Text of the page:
Hannah in the studio

_MAL3794, originally uploaded by Michael A. Lowry.

When I was in Stockholm in July, I spent a rainy afternoon hanging out with my good friend Hannah. On the spur of the moment, I picked up my camera and captured a few remarkable photos of her. Impressed with her natural beauty and ease in front of the camera, I invited her to do a photo shoot with me a couple of days later. We spent a Friday afternoon in a lovely villa on Gärdet. We set up a studio in one large room, but also took photos at other locations in the house. We had a terrific time, joking, laughing, and capturing some amazing photographs. I’m very pleased now to share some of the best photos of Hannah.


Some of my favorite photographs

_MAL8486, originally uploaded by Michael A. Lowry.

Recently I selected some of my favorite photos among the thousands I’ve taken in recent years. A recent addition is the photo above I snapped of two new acquaintances of mine, Ray and Jia as we left a bar downtown late one night.

Like many photos that I’m fond of, this one happened spontaneously and without any preparation or planning. I was fortunate to be in the right time and place, and to have my camera handy!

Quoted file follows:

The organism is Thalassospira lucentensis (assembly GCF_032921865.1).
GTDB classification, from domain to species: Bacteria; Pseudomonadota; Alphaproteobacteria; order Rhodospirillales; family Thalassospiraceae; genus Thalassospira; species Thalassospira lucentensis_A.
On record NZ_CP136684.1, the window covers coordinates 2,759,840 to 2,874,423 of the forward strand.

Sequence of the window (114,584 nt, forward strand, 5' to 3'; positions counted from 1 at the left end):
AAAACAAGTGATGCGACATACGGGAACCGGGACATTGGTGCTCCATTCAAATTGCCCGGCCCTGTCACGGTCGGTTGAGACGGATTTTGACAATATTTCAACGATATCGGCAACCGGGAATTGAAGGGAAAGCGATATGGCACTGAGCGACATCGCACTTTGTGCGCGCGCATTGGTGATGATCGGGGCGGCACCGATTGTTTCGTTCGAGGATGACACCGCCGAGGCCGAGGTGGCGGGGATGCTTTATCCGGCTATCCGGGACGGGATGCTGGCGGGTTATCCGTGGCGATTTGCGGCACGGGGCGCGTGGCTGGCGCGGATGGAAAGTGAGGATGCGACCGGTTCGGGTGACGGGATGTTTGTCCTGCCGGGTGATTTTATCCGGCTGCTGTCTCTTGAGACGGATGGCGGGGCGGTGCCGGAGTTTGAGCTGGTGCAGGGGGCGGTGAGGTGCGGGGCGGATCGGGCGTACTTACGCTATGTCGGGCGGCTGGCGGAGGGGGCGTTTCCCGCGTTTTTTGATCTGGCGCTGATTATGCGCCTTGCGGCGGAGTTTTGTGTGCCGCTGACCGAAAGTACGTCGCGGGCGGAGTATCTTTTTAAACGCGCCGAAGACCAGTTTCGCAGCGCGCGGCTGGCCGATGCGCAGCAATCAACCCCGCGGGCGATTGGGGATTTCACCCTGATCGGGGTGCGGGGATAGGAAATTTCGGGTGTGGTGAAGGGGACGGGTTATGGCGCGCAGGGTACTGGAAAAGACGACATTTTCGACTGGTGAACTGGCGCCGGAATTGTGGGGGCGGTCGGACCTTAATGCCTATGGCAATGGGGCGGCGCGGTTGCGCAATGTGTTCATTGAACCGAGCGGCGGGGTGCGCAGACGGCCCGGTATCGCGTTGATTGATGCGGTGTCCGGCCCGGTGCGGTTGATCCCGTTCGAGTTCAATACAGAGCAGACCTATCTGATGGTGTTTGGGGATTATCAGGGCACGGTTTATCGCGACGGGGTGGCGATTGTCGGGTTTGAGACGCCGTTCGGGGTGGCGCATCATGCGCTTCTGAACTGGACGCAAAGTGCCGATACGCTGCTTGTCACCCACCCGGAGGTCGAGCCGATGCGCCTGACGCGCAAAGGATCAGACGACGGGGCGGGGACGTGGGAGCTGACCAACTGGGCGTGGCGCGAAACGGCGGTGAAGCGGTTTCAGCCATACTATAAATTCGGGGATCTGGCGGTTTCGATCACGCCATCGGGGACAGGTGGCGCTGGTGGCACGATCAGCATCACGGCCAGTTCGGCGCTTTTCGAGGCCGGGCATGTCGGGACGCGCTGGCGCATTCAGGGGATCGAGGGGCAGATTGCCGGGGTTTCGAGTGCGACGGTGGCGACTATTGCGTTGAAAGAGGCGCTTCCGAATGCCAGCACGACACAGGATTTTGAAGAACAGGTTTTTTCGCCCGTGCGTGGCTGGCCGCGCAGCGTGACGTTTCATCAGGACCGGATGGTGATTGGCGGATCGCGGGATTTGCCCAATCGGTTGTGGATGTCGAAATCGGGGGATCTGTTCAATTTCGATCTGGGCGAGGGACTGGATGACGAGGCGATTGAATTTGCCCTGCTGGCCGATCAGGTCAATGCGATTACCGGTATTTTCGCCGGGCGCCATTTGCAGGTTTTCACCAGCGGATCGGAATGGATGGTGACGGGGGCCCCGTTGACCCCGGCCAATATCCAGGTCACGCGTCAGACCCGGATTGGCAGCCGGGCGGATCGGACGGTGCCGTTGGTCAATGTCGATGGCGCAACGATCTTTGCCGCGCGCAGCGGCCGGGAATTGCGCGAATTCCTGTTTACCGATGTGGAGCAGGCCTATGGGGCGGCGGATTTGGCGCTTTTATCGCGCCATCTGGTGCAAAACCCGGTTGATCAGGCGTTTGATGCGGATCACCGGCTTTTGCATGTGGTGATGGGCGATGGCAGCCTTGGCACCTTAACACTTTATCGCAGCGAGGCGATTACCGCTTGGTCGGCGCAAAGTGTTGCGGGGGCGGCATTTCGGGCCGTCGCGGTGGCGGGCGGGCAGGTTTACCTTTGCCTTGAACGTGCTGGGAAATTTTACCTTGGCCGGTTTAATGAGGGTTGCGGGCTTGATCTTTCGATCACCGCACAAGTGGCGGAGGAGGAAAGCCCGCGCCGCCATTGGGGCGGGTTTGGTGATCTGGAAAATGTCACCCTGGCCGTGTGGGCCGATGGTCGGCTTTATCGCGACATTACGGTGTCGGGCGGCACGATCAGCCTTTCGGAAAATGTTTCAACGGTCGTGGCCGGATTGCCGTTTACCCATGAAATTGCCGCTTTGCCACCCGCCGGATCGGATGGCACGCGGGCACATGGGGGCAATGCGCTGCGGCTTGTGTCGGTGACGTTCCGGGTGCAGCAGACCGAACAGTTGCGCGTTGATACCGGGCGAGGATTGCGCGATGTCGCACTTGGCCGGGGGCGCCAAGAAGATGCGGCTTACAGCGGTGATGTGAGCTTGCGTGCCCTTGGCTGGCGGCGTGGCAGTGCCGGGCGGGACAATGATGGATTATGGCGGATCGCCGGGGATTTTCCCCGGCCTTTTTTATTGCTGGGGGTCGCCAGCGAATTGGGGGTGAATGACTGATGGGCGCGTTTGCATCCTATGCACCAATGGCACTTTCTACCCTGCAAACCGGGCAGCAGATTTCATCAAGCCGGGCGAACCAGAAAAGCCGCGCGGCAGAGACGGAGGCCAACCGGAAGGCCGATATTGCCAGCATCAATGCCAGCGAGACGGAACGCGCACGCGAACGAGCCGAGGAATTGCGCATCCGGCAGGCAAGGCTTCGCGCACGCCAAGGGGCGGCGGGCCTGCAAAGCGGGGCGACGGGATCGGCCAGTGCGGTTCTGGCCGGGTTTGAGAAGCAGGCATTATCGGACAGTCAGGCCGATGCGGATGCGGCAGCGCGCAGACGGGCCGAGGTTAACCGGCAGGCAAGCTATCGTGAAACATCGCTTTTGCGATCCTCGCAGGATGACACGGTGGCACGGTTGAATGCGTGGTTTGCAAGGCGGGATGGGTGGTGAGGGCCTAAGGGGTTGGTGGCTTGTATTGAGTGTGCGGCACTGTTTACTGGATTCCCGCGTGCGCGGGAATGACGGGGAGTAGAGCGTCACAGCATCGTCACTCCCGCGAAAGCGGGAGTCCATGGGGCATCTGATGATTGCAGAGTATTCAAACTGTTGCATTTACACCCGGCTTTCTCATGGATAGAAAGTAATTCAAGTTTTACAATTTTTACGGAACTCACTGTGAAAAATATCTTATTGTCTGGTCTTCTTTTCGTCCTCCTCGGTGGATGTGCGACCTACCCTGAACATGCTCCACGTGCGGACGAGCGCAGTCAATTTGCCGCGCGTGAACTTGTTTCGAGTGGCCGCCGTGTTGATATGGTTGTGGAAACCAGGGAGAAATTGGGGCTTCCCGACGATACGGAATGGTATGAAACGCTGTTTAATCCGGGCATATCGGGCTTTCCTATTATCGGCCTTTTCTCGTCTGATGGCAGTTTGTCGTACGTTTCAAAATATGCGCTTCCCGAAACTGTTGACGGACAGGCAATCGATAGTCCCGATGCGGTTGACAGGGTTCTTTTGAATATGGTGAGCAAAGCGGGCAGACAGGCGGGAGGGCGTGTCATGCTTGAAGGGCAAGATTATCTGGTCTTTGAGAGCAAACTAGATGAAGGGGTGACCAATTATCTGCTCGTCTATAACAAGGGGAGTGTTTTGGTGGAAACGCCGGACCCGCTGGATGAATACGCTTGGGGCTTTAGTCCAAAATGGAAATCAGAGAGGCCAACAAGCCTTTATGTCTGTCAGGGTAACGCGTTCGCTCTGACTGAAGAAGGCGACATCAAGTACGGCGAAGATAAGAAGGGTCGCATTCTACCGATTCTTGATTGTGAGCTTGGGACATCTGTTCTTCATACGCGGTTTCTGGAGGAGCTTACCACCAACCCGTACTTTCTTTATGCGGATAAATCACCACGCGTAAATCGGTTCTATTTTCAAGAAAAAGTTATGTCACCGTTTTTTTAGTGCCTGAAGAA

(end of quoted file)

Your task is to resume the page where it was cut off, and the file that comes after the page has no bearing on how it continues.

Magnus’s surprise birthday party

_MAL9429, originally uploaded by Michael A. Lowry.

On Saturday I went to Nordiska and attended the surprise birthday party for my friend Magnus. It was a great party and I was among the last to leave around five in the morning. As one of the guests said while toasting to him, Magnus is one of those rare men who is truly, honestly genuine all the time. I try to do this but for me at least, it take a little work. For Magnus, it seems to come so naturally! This is what makes it so easy to be around him.